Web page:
Action EmailAddressValidate

Action EmailAddressValidate

  
Hy everyone,

I found an issue working with the email validate action EmailAddressValidate(), that the platform provides, and i noticed that when you pass an empty email into this action, the action will return valid for the email! Is this suppose to happen ?


 

On this image you can see that for a simple valid email "abc@gmail.com" the outcome is valid, has for an empty string that is presented on the row below its also valid!
I don't know the specific regex behind this particular method, so this is somewhat an educated guess.
It is probably valid behaviour, because one can tune the empty-behaviour with the mandatory attribute of an entity.

as long as we dont know the regex behind it one cannot trust that specific function.
I bet there are more invalid emails which are valid for that method.

Hi Gonçalo

That method actually accepts a bit more than that.
If you check the documentation here, it also accepts addresses created with EmailAddressCreate as well as EmailAddressConcatenate.
This means that things like "User Name <user@site.com>" (and lists of multiple addresses separated with ";") are also accepted.
The main objective of that built-in is to check if that address can be used on a "To", "Cc" or "Bcc" email field or passed to another EmailAddressConcatenate call.

So the empty is valid since it validates all those conditions.
If you want to make sure it is not empty you need to add an extra explicit condition.


Regards,
João Rosado
Is there more documentation on the rules for validating the EmailAddress?

No, that i know off.

But there should be more information on how the built in functions work.
Example: Rules implemented and Acceptable values.
Indeed, we are using a home-made variety so we can be sure it works for all valid e-mailaddresses, instead of what OS deems acceptable.
Kilian -

That's only a good idea if you are NOT using those email addresses to send through the standard Email system. Why? Because there are acceptable email addresses according to the SMTP RFC that the OutSystems system reject (likes ones with a hypen in the name). So while you may be meeting the SMTP spec, you are setting yourself up to accept email addresses that you cannot send to.

J.Ja
Justin, we're actually not using the standard e-mail too much, most gets send by Richmail, and we also have an Exchange connector. And in practice, I don't think many exotic e-mail addresses will be entered.

This is the email regular expression we are using on validate email addresses

^([a-z][a-z0-9.-]+)\\(?! +)([^\\/""[\]:|<>+=;,?*@]+)$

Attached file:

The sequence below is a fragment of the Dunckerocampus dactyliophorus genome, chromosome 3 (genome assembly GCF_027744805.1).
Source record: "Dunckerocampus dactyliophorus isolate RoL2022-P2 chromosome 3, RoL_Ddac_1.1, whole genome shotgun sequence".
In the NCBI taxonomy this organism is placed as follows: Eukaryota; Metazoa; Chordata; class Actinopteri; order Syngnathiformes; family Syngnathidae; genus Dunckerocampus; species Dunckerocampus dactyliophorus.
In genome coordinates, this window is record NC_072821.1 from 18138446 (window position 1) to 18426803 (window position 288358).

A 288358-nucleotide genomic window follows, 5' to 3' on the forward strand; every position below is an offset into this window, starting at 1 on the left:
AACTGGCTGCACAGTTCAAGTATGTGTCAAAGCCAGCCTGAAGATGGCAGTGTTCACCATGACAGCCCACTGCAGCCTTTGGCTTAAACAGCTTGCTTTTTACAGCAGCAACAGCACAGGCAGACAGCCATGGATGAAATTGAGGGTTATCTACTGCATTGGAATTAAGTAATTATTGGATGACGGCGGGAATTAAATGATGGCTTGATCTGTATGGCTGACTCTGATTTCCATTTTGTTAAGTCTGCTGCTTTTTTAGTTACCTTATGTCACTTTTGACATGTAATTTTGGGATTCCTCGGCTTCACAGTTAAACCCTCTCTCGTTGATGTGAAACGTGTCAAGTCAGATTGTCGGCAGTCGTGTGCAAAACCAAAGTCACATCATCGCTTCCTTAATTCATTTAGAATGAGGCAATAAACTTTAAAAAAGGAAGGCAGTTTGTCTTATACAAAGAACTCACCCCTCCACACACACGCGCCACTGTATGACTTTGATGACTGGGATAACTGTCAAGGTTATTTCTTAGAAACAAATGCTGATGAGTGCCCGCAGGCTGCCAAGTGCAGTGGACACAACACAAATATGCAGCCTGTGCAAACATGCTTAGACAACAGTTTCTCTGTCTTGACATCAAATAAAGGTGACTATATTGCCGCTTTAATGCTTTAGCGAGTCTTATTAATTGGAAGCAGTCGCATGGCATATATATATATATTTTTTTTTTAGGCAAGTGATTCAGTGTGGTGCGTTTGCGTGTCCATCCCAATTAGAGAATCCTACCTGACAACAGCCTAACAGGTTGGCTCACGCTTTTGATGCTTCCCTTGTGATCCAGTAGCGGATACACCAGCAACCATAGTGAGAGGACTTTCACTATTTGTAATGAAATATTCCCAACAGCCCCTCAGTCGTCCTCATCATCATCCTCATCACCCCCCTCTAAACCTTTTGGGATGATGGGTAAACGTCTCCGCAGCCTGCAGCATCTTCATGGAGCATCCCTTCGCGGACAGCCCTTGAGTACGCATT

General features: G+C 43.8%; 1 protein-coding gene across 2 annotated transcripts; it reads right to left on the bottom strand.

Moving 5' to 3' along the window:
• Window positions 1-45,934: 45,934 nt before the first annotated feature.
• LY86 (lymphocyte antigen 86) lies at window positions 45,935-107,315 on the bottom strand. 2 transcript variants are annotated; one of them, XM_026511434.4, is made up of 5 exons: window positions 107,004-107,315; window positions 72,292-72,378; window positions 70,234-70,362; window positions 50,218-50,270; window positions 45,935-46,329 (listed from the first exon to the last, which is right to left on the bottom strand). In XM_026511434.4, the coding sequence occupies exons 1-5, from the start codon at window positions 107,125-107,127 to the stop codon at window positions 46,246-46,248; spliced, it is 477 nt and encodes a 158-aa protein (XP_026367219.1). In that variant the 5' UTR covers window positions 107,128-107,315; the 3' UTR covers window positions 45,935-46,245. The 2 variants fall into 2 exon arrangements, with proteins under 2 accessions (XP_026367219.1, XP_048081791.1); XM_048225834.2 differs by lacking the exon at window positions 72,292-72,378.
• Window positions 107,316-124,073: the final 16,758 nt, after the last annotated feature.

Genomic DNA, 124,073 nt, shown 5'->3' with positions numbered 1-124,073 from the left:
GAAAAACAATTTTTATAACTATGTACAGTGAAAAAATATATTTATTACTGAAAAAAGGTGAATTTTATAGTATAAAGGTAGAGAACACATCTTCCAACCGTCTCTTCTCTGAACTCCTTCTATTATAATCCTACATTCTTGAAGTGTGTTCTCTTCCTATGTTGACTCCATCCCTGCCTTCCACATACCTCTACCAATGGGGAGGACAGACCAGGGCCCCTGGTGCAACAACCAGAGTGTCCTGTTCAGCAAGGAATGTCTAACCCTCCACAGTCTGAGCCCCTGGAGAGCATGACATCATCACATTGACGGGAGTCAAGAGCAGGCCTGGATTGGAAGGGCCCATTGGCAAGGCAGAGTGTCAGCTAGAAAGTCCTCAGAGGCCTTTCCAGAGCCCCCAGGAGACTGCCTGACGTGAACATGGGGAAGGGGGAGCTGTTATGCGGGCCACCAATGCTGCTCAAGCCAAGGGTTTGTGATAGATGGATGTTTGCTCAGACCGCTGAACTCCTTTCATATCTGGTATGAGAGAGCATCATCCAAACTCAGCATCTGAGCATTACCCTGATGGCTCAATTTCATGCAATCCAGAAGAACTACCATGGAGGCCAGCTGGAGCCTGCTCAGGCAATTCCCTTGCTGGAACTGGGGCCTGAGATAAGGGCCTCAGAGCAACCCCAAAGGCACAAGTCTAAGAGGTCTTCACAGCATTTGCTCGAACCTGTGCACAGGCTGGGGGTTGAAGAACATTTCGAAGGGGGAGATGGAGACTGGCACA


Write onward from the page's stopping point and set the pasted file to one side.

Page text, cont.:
As long as we're sharing, this is the one we're using:

^(?!\.)(""([^""\\]|\\[""\\])*""|([-a-z0-9!#$%&'*+/=?^_`{|}~]|(?<!\.)\.)*)(?<!\.)@[a-z0-9][\w\.-]*[a-z0-9]\.[a-z][a-z\.]*[a-z]$
Granted, I didn't come up with it completely by myself :).
Kilian Hekhuis wrote:
Justin, we're actually not using the standard e-mail too much, most gets send by Richmail, and we also have an Exchange connector. And in practice, I don't think many exotic e-mail addresses will be entered.
 Kilian -

That makes sense. BUT... big but!

The vaidation on the built-in email sending throws out a lot of email addresses that I would not consider "exotic".

For example, using this as the "from":

"Barbarba Smith-Jones <barbara@example.com>"

will get an "invalid email address" exception from the email system and not send.

That is not an "exotic" email address.

So for you, using the Richmail system, you can use this, but for someone using the standard mail system, this will fail, even though it is SMTP RFC valid.

J.Ja
Yeah, you're right, but also notice that we're just testing the actual e-mail address (the part between the angled brackets), not what's in front (which makes sense for e-mail addresses as entered by customers on web-sites, for example).
I have seen regex for email that were 4 pages long, I have seen easy ones..
but all I can say is, the email address can be pretty weird yet valid :)

http://davidcel.is/blog/2012/09/06/stop-validating-email-addresses-with-regex/
Cool article! :D

Some people, when confronted with a problem, think, “I know, I’ll use regular expressions.” Now they have two problems.
(for visistors of #myNextStepNL => this looks like a "Bommeldingsformulier")
As for the quote, some more background information can be found here: http://regex.info/blog/2006-09-15/247
hi,

i am using built in fucntion EmailAddressValidate but when i am entering - EmailAddressValidate("xyz@gmail") it is returning true. Is this valid email address? i think
valid email address is - "xyz@gmail.com".

Hi Manish,

Tecnically it's an email that you most likelly don't want to accept on a form, but tecnically it is a valid address, since the host part following the specification can be a simple dns name.

http://https://tools.ietf.org/html/rfc5321

"2.3.5.  Domain Names

   A domain name (or often just a "domain") consists of one or more
   components, separated by dots if more than one appears.  In the case
   of a top-level domain used by itself in an email address, a single
   string is used without any dots.  This makes the requirement,
   described in more detail below, that only fully-qualified domain
   names appear in SMTP transactions on the public Internet"


So, for "public internet" a "xyz@gmail" should not be used, but it still is valid for example in a internal enterprise network using it's internal email server.

Regards,
João Rosado
thanku so much João Rosado for quick and descriptive response. Now I have used Regex_Search() and my problem is solved.